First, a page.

In these unusual times when a microscopic virus has brought the world to its knees, we’ve had to go back to the basics we were told as children: Wash your hands, and sing Happy Birthday twice for good measure. Kill those germs!
When preparing cut flowers for shipping, hygiene is just as crucial. If left to luck, bacteria and fungi can cause serious damage to flowers pre and post harvest. They slow or block water uptake, hinder opening, and end with prematurely yellowing and wilting of flowers and leaves. Growers invest significantly in multiple solutions for the bucket water, dipping, and spraying, but often don’t go down to the most elementary level: the sanitation of facilities, buckets, and containers themselves. Regardless of the method used to ensure water stays clean while the flowers are in it, it’s better to keep harmful microorganisms from even appearing in the first place.
Effects of biocide treatment on the level of bacteria in vase solution. Credit: The Department of Postharvest Science of Fresh Produce, The Volcani Research Center, Israel.
At Gadot Agro in Israel, they have created their own lines of the T.O.G and LongLIfe post harvest treatments, for a range of solutions used by growers in geographic areas as diverse as Kenya, Colombia, and China, and they are happy to answer any specific questions or tackle any unprecedented problem you may be experiencing together with scientists and agronomists.
But right now, they’d like to share with you exactly what your grandma would say (if you bothered to ask her) before you even bring the flowers in for processing. Using T.O.G 6, a highly stabilized chlorine solution, combined with plain detergent to scrub the buckets well, will already make a difference and spare you future headaches.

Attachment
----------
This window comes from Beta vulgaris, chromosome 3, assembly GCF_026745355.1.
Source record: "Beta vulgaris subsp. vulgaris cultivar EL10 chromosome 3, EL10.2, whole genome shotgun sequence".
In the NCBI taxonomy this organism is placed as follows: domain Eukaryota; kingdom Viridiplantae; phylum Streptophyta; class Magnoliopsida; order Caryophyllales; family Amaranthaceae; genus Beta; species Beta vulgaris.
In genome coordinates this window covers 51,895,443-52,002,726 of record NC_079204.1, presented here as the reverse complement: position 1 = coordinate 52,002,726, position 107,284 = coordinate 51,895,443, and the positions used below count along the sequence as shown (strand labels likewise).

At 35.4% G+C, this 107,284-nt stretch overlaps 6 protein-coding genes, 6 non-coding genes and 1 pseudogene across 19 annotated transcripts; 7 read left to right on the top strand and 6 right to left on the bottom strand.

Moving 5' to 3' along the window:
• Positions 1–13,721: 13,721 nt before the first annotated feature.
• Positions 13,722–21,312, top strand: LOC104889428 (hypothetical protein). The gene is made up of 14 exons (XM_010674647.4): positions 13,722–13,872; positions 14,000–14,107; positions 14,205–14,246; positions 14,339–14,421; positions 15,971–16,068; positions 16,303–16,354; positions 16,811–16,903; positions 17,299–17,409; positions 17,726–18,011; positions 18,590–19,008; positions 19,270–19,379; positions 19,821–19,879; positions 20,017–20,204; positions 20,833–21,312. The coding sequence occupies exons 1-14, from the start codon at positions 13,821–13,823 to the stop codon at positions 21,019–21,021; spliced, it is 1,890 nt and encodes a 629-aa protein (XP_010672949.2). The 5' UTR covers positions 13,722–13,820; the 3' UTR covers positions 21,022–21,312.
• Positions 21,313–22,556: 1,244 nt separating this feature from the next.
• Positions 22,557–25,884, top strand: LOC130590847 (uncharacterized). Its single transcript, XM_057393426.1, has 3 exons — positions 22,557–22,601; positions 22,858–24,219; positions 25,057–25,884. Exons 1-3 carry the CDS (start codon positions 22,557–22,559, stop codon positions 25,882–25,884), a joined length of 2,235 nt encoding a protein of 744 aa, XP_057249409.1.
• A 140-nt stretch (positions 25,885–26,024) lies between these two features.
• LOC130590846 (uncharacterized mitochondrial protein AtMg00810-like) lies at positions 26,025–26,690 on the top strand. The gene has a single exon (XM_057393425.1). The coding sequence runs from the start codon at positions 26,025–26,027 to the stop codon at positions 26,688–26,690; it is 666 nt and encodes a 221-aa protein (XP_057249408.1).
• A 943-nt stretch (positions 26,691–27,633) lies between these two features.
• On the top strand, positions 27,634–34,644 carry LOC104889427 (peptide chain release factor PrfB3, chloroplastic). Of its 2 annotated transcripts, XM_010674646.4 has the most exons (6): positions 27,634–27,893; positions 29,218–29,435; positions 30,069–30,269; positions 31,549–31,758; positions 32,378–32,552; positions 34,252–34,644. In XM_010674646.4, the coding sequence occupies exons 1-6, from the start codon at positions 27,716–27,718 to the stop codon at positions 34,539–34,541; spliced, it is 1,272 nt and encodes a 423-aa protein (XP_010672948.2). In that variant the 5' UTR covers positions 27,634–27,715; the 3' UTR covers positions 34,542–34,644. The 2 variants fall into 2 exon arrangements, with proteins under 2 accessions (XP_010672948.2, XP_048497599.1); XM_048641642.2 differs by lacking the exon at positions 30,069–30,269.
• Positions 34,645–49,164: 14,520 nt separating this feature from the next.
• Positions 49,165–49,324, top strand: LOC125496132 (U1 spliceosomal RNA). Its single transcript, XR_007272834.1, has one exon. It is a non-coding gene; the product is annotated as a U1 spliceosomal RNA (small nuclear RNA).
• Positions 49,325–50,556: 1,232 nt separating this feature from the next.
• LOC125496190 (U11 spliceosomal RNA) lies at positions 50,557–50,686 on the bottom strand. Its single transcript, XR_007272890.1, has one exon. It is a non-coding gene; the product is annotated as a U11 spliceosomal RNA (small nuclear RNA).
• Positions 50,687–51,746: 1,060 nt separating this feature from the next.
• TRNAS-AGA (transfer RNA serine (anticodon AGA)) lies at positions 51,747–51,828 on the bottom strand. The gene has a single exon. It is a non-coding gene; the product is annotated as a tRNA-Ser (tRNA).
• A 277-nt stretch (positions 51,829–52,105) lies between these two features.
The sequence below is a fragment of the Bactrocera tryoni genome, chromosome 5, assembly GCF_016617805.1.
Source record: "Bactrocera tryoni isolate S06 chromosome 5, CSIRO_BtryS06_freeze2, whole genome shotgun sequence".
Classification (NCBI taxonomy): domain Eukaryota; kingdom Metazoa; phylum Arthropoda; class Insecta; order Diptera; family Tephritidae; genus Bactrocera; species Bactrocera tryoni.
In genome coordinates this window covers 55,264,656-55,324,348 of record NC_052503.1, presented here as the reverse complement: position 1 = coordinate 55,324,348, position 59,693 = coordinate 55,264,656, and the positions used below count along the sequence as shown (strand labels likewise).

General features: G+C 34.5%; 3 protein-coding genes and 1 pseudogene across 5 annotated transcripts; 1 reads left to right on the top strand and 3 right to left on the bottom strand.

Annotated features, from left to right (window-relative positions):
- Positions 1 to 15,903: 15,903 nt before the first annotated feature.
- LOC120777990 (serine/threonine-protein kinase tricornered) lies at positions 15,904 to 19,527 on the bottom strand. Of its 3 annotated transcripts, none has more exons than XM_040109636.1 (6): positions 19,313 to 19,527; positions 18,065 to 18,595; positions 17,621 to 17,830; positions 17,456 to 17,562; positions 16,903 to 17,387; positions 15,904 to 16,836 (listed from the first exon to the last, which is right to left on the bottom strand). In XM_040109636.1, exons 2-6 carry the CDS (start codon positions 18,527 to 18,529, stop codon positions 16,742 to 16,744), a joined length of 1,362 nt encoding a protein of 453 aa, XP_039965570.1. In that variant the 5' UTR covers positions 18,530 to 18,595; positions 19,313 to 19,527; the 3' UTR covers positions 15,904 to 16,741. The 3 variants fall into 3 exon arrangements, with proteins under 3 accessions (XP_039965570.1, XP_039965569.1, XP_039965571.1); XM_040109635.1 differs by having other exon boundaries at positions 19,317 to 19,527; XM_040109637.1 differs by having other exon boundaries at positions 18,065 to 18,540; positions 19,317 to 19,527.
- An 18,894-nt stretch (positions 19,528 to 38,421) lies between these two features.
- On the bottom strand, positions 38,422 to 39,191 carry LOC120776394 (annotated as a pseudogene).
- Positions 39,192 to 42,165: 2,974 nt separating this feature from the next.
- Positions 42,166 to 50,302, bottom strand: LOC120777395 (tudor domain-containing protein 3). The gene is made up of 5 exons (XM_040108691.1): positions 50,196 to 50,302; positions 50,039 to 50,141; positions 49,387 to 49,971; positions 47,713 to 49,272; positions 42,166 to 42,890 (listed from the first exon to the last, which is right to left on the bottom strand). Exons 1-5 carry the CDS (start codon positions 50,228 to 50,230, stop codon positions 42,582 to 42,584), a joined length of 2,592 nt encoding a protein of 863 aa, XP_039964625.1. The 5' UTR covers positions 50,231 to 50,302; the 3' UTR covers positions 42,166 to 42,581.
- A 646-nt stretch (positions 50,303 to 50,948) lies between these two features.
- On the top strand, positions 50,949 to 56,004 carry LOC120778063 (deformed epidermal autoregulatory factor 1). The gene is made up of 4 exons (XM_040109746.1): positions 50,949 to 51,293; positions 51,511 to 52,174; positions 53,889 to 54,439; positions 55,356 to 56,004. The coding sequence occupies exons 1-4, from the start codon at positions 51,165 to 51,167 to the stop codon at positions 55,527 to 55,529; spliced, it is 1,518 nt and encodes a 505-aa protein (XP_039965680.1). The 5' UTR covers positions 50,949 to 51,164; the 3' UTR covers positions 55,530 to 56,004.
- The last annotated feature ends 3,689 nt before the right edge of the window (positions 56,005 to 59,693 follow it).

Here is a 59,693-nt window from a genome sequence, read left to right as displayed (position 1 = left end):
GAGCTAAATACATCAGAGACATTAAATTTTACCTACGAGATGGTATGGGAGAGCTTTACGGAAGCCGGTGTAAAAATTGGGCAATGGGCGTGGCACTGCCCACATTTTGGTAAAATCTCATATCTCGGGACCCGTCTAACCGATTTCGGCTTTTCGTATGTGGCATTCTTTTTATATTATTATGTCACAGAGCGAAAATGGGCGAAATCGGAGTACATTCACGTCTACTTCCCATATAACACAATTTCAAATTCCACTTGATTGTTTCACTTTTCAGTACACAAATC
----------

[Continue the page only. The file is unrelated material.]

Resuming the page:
The first alternative is to use an automated rotating brush bucket washer to scrape out the accumulated organic material with T.O.G 6 solution at 0.1% and detergent, then rinse out with clean water.
The second alternative is to submerge the buckets in detergent to remove the organic deposits manually, then apply T.O.G 6 at 0.1%, then rinse out with clean water. In both cases, buckets should then be hung out top down at a 30 degree angle to dry completely, before being stacked.
Sanitation with T.O.G 6 by Gadot Agro
This is the first step of many in the methodically planned protocols developed for each flower species, variety, season, climatic conditions, water quality, storage temperature, and other parameters that may affect the process, covering the entire chain from farm to vase. At every stage where flowers come into contact with any container at the farm, unpacker, wholesaler, supermarket, florist, or any other point of sale, all the way to the home, the company has just the right product in their specialized T.O.G and LongLife lines. Remember: Make sure there is no external source of contamination in your containers. Proper sanitation is the key.